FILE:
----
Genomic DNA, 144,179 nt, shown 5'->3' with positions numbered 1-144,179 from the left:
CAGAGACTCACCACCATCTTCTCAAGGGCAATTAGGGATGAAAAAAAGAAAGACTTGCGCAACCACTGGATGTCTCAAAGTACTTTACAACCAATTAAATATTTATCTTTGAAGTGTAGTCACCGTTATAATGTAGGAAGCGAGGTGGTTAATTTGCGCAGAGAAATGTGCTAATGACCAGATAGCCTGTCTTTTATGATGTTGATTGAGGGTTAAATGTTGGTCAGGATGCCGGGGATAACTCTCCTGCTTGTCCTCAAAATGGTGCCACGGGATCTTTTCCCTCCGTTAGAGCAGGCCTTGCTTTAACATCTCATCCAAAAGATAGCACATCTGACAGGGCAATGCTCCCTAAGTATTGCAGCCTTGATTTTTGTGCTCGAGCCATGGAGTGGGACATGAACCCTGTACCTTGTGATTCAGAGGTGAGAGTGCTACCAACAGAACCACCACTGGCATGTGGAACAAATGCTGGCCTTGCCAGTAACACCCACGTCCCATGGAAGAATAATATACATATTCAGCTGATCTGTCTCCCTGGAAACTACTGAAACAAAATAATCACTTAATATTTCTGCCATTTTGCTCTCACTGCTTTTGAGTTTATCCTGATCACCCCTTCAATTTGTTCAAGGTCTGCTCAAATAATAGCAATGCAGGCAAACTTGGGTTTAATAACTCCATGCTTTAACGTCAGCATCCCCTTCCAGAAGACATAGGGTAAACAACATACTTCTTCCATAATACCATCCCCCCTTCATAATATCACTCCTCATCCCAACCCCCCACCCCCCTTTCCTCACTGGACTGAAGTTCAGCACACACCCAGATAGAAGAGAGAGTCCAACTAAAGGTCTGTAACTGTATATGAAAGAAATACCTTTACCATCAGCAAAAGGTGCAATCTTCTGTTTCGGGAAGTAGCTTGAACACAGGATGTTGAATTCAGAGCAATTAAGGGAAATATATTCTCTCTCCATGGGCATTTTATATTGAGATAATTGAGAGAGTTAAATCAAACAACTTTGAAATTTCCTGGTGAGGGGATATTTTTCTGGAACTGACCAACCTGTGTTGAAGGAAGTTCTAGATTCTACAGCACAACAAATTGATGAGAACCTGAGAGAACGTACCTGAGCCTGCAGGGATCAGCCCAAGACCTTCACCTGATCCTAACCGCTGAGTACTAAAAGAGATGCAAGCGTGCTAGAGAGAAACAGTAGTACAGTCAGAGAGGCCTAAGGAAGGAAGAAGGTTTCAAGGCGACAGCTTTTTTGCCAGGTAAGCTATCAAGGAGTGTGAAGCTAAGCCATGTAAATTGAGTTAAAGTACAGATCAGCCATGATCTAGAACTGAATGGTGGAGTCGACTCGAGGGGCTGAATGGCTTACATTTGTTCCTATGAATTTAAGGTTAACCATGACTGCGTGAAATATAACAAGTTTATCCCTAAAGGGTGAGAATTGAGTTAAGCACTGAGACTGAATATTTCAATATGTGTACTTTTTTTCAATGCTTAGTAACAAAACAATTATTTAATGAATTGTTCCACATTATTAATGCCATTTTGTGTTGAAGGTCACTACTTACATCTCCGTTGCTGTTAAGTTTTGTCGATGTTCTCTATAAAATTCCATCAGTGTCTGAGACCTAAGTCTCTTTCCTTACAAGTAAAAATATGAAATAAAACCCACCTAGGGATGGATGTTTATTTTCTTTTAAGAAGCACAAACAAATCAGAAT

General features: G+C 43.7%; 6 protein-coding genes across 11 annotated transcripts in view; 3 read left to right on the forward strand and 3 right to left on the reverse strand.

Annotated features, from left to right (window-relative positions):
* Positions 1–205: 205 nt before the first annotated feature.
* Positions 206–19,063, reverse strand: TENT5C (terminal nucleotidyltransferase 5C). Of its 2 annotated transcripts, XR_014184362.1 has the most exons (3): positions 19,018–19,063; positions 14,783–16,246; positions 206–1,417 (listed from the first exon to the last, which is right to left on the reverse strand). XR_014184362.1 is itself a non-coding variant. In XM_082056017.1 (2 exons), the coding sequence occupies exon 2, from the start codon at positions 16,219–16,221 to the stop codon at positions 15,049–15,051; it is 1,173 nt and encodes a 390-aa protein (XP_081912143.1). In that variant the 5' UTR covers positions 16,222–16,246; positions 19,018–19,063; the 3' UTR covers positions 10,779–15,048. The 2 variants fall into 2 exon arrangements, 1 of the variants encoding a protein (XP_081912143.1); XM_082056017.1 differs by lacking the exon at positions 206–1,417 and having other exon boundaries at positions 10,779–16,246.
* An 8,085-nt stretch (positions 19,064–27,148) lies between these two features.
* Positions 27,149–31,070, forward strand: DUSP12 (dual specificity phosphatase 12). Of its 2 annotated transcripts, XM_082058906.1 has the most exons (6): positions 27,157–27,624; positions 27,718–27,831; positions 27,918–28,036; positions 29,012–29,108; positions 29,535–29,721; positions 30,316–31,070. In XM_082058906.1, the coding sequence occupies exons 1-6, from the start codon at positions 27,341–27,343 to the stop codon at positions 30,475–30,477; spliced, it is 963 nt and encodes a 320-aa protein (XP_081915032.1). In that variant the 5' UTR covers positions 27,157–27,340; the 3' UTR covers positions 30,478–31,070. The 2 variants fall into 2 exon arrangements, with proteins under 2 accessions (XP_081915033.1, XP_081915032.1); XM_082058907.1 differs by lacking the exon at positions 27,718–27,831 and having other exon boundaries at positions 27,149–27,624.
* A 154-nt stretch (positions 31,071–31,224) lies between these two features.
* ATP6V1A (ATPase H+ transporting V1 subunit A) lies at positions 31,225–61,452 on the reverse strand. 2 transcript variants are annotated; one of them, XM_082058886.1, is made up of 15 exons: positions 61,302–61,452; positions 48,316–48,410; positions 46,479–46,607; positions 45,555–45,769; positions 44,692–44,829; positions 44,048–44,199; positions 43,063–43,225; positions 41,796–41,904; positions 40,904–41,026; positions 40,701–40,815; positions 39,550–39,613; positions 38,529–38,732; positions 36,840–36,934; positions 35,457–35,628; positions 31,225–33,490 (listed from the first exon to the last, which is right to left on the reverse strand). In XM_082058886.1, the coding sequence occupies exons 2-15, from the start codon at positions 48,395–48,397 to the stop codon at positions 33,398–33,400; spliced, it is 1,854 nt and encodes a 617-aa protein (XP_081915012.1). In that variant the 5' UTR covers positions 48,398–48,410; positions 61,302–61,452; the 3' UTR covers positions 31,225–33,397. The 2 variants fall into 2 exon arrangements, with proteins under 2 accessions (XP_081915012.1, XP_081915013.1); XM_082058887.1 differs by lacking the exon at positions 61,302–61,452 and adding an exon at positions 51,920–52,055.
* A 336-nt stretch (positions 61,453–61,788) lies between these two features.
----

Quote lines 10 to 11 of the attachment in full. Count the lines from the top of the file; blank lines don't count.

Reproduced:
* ATP6V1A (ATPase H+ transporting V1 subunit A) lies at positions 31,225–61,452 on the reverse strand. 2 transcript variants are annotated; one of them, XM_082058886.1, is made up of 15 exons: positions 61,302–61,452; positions 48,316–48,410; positions 46,479–46,607; positions 45,555–45,769; positions 44,692–44,829; positions 44,048–44,199; positions 43,063–43,225; positions 41,796–41,904; positions 40,904–41,026; positions 40,701–40,815; positions 39,550–39,613; positions 38,529–38,732; positions 36,840–36,934; positions 35,457–35,628; positions 31,225–33,490 (listed from the first exon to the last, which is right to left on the reverse strand). In XM_082058886.1, the coding sequence occupies exons 2-15, from the start codon at positions 48,395–48,397 to the stop codon at positions 33,398–33,400; spliced, it is 1,854 nt and encodes a 617-aa protein (XP_081915012.1). In that variant the 5' UTR covers positions 48,398–48,410; positions 61,302–61,452; the 3' UTR covers positions 31,225–33,397. The 2 variants fall into 2 exon arrangements, with proteins under 2 accessions (XP_081915012.1, XP_081915013.1); XM_082058887.1 differs by lacking the exon at positions 61,302–61,452 and adding an exon at positions 51,920–52,055.
* A 336-nt stretch (positions 61,453–61,788) lies between these two features.